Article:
Debugging with pry-byebug: moving in the stack frame
It is a truth universally acknowledged that a single developer in possession of a good codebase must be in want of a bug-free application 1.
Alas, debugging never ends. The more you learn, the more debugging becomes complex.
I think it is high time we dive deeper into
pry-byebug. Are you new to
pry-byebug? Go and check the beginners introduction to debugging your code first.
Here our menu du jour: moving in the stack frame, adding breakpoints on the fly, and some handy shortcuts (because who loves to write
Step into the stack frame:
step only recently. One easy way to understand
step is to explain it in contrast to
next executes the next line in your current context.
step steps into the specific context - the frame - of the next line in your code.
The following example is a basic endpoint that allows me to get all available books and a
Book model with a class method.
The breakpoint will pause execution before
.available and open a debugging console.
When I type
next, the result of
Book.available is assigned to
available_books and the execution stops before the next line.
What happened in
Book.available? I don’t know. I only executed that line of code and stayed in my current frame -
Let’s re-run my code and use
step takes me from my
BooksController to my
Book model. I’ve changed frames. I’m now exploring the class method
I can now check whether my class method works as intended.
step is a bit of a rabbit hole. It’s a great way to explore how Rails works. For instance, if I type
where(available: true), my console returns:
Yep, I’m now checking out ActiveRecord’s inner gut.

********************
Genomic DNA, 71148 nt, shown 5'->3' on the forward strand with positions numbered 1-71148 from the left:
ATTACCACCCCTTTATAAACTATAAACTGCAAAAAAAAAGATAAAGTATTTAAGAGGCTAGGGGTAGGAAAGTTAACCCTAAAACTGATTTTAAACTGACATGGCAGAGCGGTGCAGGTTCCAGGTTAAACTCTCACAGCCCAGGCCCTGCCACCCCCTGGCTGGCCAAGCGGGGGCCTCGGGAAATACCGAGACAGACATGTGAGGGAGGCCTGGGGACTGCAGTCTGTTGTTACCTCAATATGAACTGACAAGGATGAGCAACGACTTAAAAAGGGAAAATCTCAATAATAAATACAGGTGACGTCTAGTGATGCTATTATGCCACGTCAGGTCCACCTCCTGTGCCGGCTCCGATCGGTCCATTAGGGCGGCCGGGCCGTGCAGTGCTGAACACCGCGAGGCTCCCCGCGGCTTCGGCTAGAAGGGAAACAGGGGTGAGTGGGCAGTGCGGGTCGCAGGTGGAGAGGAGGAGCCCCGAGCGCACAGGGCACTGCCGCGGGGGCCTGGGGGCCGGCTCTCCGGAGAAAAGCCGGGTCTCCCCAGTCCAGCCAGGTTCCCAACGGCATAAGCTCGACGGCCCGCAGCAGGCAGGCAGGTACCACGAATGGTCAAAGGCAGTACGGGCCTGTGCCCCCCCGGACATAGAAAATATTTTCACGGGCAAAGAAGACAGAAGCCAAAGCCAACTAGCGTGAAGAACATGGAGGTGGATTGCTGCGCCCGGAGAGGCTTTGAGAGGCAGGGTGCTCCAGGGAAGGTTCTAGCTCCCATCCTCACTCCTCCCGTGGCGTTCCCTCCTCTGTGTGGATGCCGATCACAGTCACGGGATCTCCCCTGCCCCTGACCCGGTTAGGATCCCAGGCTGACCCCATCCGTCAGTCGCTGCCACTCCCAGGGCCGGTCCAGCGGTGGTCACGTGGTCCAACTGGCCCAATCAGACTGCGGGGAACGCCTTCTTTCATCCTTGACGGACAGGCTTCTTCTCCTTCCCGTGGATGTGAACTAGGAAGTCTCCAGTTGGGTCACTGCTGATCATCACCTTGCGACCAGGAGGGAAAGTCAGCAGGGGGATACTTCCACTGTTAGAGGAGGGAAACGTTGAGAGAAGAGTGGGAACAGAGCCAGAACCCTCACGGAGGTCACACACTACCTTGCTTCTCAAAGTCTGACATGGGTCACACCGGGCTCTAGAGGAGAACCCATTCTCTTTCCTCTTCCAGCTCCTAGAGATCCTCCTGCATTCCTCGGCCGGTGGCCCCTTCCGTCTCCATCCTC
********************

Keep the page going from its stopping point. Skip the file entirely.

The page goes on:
Move up the stack frame:
Remember when we dived into the frames? Well, how do I come back to my
up, of course.
If I type
up in my console, I’ll move up the frames towards my initial breakpoint.
What if I’ve moved down frames several times? I can either pass the number of frames I’d like to go up as an argument -
up(2) - or type
up several times.
Add and remove breakpoints on the fly
1) Add a breakpoint from the console:
If I realize, once I’m in my debugging console, that I would have needed another breakpoint, I can add it on the fly with
I can type
break 06, resume the execution, and have it paused before the
A few things to consider:
Breakpoint 1: /path/controllers/books_controller.rb @ 06 (Enabled)gives me my new breakpoint reference number:
1. This will come handly later.
- What appears after
Breakpoint 1 ...is part of my breakpoint’s information. Not where my program is currently paused.
Adding breakpoint son the fly makes for a pretty seamless debugging experience. I used to exit the
pry session, go back to my code, add a new breakpoint, then re-run execution. Let me tell you,
break 06 came as a relief!
2) Remove a breakpoint from the console:
break --delete breakpoint_number or
break -D breakpoint_number
So, now my program is paused before the line 04, and I know I added a second breakpoint on the line 06:
What if I want to remove this second breakpoint?
First, I want to find my breakpoint’s reference by listing all breakpoints with
break. Then, I can delete the breakpoint with
break --delete breakpoint_number.
break outputs the list of all the breakpoints added in the console.
break --delete breakpoint_number outputs the list of all remaining breakpoints.
3) Show breakpoints information:
break --show breakpoint_number
This is the same output that the one I get after adding a breakpoint.
Check your latest commands:
history gives me a list of all past commands I ran during the current
Commands and aliases
Finally, here’s a handy table with some commands and their aliases.
||prints out your current context|
||continue program execution|
||execute the next line in the current stack frame|
||step execution into the next line|
||delete a breakpoint|
||show a breakpoints details and source|
There’s only one thing left to say: Happy debugging!
Noticed something? Ping me on Twitter or create an issue on GitHub.
Sorry, just re-read for the umpteenth time Pride and Prejudice. ↩